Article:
Jackie is a student at the University of Virginia by a Rolling Stone article which alleged that she had been gang-raped by a group of fraternity men. Last week Rolling Stone retracted the story after a number of facts given by Jackie in her story proved to be false.

The aftermath of the Rolling Stone story has been extremely disturbing, with very prominent people proudly dispensing with the innocence principle. The Washington Post ran a piece titled “No matter what Jackie said, we should automatically believe rape claims” (this was later changed to “generally” believe them). The Guardian’s Jessica Valenti wrote that “I choose to believe Jackie. I lose nothing by doing so, even if I’m later proven wrong”, and that “the current frenzy to prove Jackie’s story false – whether because the horror of a violent gang rape is too much to face or because disbelief is the misogynist status quo – will do incredible damage to all rape victims.” [my emphasis]

Has Valenti considered that someone else may lose something if we chooses to believe an accusation that is untrue? Or that we may have other reasons than misogyny or incredulity to want to know if a criminal accusation is false?

Sexual assault is very common, but this does not mean that false accusations do not occur. An estimated 1.5% to 7.5% of accusations may be false. Staggeringly, a 2012 study that used DNA testing of old physical evidence and exonerated between 8% and 15% of convicted rapists.

I know why Valenti is eager to believe Jackie: because not believing a genuine story is horrendous for the victim and makes other rape victims less likely to come forward, and hence makes rape an easier crime to commit. But the inverse is also true: believing a false story is horrendous for the wrongly-accused and makes other false accusations more likely. (The Rolling Stone story did not name individuals, but guilt-by-implication can still be enormously harmful.)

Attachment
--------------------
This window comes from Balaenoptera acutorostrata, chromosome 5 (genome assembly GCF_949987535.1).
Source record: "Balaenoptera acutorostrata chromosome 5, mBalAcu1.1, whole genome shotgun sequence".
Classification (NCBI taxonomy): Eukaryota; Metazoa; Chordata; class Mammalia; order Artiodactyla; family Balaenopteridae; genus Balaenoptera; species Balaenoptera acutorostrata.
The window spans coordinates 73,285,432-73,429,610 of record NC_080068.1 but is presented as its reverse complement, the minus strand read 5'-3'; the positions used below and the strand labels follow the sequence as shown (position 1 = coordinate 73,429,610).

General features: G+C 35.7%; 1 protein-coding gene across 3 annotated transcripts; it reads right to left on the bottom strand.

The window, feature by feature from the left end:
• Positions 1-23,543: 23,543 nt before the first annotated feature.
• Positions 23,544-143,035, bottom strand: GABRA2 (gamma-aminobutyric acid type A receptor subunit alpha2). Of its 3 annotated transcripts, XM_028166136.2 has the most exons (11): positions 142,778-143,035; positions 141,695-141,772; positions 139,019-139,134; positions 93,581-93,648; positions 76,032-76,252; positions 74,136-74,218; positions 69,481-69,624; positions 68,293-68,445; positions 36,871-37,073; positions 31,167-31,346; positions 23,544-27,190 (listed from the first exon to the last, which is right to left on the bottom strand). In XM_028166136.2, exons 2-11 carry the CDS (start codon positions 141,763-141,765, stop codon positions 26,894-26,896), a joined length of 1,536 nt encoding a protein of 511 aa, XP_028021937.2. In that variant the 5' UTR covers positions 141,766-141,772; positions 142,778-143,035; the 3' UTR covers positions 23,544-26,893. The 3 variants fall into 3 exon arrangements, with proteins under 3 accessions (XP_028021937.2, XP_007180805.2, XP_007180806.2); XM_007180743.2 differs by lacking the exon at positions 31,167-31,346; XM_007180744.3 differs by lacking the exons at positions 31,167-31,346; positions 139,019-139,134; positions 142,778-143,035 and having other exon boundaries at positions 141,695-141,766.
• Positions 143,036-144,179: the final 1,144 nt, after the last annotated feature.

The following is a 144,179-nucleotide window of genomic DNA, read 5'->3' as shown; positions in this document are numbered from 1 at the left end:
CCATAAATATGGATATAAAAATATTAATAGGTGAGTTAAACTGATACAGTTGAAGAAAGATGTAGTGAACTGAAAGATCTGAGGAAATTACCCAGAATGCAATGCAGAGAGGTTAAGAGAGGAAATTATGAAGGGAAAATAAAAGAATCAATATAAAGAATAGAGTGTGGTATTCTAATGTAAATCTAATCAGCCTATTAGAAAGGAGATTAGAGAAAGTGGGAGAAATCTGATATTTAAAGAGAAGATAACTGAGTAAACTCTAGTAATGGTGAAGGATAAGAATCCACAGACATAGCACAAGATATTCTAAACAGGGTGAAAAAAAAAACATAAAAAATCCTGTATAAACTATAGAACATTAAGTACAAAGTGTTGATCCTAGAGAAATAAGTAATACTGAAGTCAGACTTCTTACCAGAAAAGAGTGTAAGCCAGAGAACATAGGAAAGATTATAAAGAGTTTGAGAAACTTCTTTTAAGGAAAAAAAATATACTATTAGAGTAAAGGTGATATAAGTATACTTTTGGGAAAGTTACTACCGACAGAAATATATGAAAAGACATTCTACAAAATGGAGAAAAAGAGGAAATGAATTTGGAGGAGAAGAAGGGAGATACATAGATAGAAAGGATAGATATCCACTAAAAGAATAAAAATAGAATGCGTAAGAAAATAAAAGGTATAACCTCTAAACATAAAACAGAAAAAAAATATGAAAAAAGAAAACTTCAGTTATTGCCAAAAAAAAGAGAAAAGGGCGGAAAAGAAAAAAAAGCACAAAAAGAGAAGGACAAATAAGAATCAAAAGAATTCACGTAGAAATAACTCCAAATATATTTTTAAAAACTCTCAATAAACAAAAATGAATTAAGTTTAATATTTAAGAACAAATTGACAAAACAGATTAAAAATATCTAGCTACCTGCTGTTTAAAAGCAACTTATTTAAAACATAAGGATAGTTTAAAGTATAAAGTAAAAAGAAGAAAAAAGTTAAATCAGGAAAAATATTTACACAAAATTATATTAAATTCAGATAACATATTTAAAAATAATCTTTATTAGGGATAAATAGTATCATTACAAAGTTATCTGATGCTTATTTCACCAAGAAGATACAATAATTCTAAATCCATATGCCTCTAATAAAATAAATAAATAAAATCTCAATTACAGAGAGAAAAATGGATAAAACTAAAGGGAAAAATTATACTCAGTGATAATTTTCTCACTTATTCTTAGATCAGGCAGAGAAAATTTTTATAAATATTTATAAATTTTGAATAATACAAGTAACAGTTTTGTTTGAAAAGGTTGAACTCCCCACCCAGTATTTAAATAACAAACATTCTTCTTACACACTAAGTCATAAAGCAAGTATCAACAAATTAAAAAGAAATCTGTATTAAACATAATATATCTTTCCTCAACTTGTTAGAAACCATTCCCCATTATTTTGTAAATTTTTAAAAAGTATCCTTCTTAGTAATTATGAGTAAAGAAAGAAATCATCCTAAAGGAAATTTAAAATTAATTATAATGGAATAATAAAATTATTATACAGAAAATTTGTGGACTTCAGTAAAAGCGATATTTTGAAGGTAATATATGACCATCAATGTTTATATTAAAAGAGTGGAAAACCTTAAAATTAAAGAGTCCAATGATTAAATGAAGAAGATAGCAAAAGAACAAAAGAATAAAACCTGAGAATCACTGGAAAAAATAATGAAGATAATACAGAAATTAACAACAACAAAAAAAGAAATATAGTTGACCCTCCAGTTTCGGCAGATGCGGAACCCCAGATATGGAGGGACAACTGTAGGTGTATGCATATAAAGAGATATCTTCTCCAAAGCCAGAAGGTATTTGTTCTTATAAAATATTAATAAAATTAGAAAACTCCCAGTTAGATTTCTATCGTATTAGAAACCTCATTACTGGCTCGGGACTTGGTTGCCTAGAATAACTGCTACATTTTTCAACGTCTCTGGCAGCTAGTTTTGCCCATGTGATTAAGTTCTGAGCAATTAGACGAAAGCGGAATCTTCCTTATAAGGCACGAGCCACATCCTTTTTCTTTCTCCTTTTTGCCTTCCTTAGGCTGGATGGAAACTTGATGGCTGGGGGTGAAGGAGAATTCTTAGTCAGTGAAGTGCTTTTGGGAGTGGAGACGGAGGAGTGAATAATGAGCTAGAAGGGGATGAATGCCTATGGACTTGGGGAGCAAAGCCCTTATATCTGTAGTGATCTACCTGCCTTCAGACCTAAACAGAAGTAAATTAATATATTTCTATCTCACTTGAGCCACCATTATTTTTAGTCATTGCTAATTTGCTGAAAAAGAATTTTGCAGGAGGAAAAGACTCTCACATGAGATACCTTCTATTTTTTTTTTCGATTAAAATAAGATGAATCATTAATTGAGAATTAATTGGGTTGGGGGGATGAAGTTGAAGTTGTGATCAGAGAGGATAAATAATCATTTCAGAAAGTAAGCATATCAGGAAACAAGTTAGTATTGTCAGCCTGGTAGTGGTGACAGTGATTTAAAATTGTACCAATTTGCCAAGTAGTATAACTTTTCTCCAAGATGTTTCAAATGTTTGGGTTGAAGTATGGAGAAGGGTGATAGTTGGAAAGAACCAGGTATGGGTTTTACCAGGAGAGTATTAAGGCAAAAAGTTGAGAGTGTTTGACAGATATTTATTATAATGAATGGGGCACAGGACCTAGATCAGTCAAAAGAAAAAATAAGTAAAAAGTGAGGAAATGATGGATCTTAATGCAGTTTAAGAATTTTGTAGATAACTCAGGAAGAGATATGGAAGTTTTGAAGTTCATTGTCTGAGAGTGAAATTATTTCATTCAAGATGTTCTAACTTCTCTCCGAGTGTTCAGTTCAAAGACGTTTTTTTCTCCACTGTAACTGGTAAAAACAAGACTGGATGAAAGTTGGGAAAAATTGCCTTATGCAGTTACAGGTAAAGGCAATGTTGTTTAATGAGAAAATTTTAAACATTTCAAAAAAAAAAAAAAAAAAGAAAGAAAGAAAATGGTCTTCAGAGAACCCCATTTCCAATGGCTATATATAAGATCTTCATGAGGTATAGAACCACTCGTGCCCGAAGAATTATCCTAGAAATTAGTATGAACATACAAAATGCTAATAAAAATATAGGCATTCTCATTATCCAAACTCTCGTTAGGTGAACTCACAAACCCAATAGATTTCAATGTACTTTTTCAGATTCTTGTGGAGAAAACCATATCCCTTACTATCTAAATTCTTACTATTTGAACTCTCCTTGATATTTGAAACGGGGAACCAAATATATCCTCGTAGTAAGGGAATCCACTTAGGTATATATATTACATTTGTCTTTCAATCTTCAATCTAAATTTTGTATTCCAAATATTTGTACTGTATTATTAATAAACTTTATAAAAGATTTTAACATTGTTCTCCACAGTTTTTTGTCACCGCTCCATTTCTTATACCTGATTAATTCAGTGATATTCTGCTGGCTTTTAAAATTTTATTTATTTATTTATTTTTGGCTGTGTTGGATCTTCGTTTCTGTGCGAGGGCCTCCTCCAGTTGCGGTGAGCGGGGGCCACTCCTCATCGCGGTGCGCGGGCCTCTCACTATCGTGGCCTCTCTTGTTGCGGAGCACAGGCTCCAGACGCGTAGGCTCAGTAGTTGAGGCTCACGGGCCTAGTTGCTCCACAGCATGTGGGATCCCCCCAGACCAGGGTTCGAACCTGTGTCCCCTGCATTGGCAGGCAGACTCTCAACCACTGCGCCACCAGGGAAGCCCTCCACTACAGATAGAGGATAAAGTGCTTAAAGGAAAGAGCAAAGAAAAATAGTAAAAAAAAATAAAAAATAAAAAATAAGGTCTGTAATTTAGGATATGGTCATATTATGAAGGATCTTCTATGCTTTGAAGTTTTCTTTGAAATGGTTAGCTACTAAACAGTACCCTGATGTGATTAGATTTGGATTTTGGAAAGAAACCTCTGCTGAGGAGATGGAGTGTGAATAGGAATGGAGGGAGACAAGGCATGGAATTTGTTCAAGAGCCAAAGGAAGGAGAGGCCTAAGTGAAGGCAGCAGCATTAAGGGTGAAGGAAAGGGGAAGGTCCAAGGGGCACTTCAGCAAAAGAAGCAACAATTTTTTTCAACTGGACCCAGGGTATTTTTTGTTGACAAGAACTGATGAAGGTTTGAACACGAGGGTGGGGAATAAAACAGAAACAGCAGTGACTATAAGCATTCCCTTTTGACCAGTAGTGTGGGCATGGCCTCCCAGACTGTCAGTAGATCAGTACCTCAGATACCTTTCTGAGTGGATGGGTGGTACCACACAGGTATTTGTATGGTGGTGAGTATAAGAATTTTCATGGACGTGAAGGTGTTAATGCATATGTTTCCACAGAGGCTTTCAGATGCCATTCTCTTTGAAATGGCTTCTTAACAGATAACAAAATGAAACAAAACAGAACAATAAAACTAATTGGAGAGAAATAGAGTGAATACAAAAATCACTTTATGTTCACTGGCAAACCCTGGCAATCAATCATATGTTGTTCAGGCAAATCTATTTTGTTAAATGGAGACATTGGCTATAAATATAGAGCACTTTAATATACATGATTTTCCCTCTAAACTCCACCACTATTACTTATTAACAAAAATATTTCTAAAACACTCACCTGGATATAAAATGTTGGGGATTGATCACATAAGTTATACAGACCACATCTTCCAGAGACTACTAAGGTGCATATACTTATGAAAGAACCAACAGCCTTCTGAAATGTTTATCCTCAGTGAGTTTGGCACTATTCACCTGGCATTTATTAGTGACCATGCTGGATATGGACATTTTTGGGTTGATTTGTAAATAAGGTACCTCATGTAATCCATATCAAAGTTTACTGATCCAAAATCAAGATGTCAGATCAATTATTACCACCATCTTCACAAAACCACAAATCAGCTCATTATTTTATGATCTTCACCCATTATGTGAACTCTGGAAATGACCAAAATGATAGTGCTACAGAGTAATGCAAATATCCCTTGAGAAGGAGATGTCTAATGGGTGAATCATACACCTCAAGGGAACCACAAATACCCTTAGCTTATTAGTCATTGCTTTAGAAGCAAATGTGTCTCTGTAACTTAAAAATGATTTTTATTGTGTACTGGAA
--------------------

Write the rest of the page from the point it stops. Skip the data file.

In all of these cases, people who would normally say that the presumption of innocence before proof of guilt is a good thing have assumed the opposite. The rule might work in general, they may say, but this case is an exception. Police need to be able to subdue people resisting arrest. The death of an 18-year old must be unjust. Rape is too serious an allegation to question.

Like the principle of free speech, the innocence principle only produces good results if we apply it rigidly and in cases where doing so may feel deeply unsettling.

The innocence principle matters because people who seem guilty may in fact be innocent. This is why mechanisms like jury trials exist – like the ‘thick’ version of free speech that I argued for recently, they are a mechanism for sorting the truth from lies.

Hayek speculated that liberal institutions like these evolved over time, because the societies that lacked them eventually fell behind the ones that upheld them. Politically and culturally, we may be witnessing an erosion of these institutions now. That would be a catastrophe. But it is not too late to change course.